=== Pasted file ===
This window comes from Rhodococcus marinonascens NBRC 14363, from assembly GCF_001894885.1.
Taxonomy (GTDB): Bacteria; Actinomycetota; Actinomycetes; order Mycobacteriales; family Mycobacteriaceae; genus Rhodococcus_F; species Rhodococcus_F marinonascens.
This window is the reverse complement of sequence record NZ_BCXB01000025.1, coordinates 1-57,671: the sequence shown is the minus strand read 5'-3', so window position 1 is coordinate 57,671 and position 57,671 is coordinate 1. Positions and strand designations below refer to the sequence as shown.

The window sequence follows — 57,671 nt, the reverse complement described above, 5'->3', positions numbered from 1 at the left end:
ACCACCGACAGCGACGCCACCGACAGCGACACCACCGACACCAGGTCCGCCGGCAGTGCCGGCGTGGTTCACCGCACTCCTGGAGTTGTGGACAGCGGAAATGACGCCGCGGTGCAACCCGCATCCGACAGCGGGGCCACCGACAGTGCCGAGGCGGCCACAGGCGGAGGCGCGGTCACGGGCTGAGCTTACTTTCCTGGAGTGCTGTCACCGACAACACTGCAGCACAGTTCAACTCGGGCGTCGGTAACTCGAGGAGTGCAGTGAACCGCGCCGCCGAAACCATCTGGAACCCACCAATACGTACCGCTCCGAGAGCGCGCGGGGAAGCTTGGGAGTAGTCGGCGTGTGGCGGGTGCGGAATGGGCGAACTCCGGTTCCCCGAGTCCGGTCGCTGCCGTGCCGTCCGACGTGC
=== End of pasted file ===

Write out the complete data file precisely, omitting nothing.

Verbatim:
This window comes from Rhodococcus marinonascens NBRC 14363, from assembly GCF_001894885.1.
Taxonomy (GTDB): Bacteria; Actinomycetota; Actinomycetes; order Mycobacteriales; family Mycobacteriaceae; genus Rhodococcus_F; species Rhodococcus_F marinonascens.
This window is the reverse complement of sequence record NZ_BCXB01000025.1, coordinates 1-57,671: the sequence shown is the minus strand read 5'-3', so window position 1 is coordinate 57,671 and position 57,671 is coordinate 1. Positions and strand designations below refer to the sequence as shown.

The window sequence follows — 57,671 nt, the reverse complement described above, 5'->3', positions numbered from 1 at the left end:
ACCACCGACAGCGACGCCACCGACAGCGACACCACCGACACCAGGTCCGCCGGCAGTGCCGGCGTGGTTCACCGCACTCCTGGAGTTGTGGACAGCGGAAATGACGCCGCGGTGCAACCCGCATCCGACAGCGGGGCCACCGACAGTGCCGAGGCGGCCACAGGCGGAGGCGCGGTCACGGGCTGAGCTTACTTTCCTGGAGTGCTGTCACCGACAACACTGCAGCACAGTTCAACTCGGGCGTCGGTAACTCGAGGAGTGCAGTGAACCGCGCCGCCGAAACCATCTGGAACCCACCAATACGTACCGCTCCGAGAGCGCGCGGGGAAGCTTGGGAGTAGTCGGCGTGTGGCGGGTGCGGAATGGGCGAACTCCGGTTCCCCGAGTCCGGTCGCTGCCGTGCCGTCCGACGTGC